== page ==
The fact that this fabrication studio on the east side of Columbus, Ohio works with some of the most successful restaurant and retail brands in the U.S. is a pretty good brand story.
But staying on top in these brutally cost-conscious segments demanded nothing less than an amazing story.
A product story is not a brand story.
Despite a killer portfolio and a sterling reputation, Artists with Machines was losing out to importers who were attracting a new generation of buyers with mass-produced fixtures and architectural elements.
In most cases, Artists with Machines cost the same or less. However, their brand story focused on describing materials and technology, not illustrating value.
Building on a unique blend of artistry and efficiency.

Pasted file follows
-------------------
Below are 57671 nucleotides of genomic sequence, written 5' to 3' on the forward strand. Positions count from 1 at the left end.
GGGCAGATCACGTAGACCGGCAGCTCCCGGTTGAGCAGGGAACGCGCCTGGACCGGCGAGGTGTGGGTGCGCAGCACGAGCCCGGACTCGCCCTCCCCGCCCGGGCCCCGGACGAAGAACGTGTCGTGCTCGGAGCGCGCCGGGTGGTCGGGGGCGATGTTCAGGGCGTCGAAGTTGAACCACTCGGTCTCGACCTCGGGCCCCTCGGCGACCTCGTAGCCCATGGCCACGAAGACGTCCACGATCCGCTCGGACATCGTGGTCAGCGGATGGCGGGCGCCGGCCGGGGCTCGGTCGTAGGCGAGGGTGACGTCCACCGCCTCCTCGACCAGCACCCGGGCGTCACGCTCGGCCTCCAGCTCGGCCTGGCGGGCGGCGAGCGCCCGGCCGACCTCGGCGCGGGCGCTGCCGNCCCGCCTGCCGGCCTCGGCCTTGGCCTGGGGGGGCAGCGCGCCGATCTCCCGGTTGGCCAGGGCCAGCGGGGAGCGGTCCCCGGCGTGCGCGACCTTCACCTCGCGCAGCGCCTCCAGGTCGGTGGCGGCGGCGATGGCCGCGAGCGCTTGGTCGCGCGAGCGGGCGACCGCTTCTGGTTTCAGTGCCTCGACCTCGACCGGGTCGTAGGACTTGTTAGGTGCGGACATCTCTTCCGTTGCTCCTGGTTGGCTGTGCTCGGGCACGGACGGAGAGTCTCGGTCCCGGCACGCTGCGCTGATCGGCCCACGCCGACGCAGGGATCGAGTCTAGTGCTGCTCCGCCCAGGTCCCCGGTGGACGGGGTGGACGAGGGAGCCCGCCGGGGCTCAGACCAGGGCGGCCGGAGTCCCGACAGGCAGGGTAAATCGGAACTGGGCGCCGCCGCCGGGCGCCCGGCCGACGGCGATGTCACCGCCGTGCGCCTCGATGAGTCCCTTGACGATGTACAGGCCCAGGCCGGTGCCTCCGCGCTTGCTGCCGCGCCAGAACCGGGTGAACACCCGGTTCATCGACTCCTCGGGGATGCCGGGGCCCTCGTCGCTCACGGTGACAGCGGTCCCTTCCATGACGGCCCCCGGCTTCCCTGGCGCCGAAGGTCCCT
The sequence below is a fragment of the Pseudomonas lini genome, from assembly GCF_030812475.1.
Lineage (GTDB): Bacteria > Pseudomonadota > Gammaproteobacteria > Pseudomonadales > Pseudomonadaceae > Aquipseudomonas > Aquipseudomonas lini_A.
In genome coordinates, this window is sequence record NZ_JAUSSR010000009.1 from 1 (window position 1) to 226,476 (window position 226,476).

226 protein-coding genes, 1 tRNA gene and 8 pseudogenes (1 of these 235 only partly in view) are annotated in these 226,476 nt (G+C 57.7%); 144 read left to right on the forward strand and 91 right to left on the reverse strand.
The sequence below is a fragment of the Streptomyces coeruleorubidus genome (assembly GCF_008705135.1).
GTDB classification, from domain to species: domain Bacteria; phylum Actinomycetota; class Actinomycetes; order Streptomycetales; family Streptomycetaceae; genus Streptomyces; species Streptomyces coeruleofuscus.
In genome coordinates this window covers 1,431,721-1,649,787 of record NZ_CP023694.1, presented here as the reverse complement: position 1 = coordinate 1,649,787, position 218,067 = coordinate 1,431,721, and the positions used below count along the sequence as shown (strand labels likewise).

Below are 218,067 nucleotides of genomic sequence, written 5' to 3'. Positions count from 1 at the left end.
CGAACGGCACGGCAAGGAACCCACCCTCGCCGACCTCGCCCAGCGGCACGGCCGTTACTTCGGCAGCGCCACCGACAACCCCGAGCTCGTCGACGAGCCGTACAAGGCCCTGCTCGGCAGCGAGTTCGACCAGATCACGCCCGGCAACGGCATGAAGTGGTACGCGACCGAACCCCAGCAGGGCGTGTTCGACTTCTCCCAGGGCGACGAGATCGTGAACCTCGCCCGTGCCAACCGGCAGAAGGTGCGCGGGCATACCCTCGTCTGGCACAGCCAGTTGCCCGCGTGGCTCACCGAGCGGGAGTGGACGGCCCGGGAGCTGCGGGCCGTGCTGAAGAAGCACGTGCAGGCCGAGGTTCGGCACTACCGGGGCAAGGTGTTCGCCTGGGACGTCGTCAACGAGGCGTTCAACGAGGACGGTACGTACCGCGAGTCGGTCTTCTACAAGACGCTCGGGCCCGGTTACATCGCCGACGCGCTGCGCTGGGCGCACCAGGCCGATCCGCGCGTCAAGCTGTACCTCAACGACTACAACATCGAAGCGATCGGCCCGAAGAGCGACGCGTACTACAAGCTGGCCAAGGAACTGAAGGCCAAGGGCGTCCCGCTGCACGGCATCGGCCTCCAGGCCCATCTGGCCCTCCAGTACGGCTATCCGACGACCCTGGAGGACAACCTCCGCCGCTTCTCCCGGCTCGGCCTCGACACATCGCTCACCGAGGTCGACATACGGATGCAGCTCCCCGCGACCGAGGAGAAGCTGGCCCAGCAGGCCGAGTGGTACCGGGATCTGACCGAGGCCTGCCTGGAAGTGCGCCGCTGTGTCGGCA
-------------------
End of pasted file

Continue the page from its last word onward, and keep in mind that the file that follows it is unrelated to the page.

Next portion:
Before writing the site content, I worked with CEO Rich Witherspoon to develop a unique selling proposition:
For the price of catalog fixtures, Artists with Machines can create architectural elements customized to the needs of the brand.
With the story framework in place, it was time to build the chapters.
The artists behind the machines.
I believe in the old maxim “write about what you know.” In fact, whenever possible, I like to tour the factory, so to speak, and not just to understand how things are made.
What I want is to meet the people who make the products, especially when those people are artists wielding large and potentially dangerous tools.
After half a day on the shop floor with the department leads, the company’s story began to unfold: uniquely skilled specialists making magic out of ordinary materials.
For example, the press operator who could make plastic look like etched glass.
Or the injection mold Michelangelo who cast the Frisch’s Big Boy icon. He wasn’t just operating a machine, he was conjuring up nostalgia out of liquid resin for the chain’s guests.
Given that level of access and inspiration, the story wrote itself. All I had to do was be there to capture the words.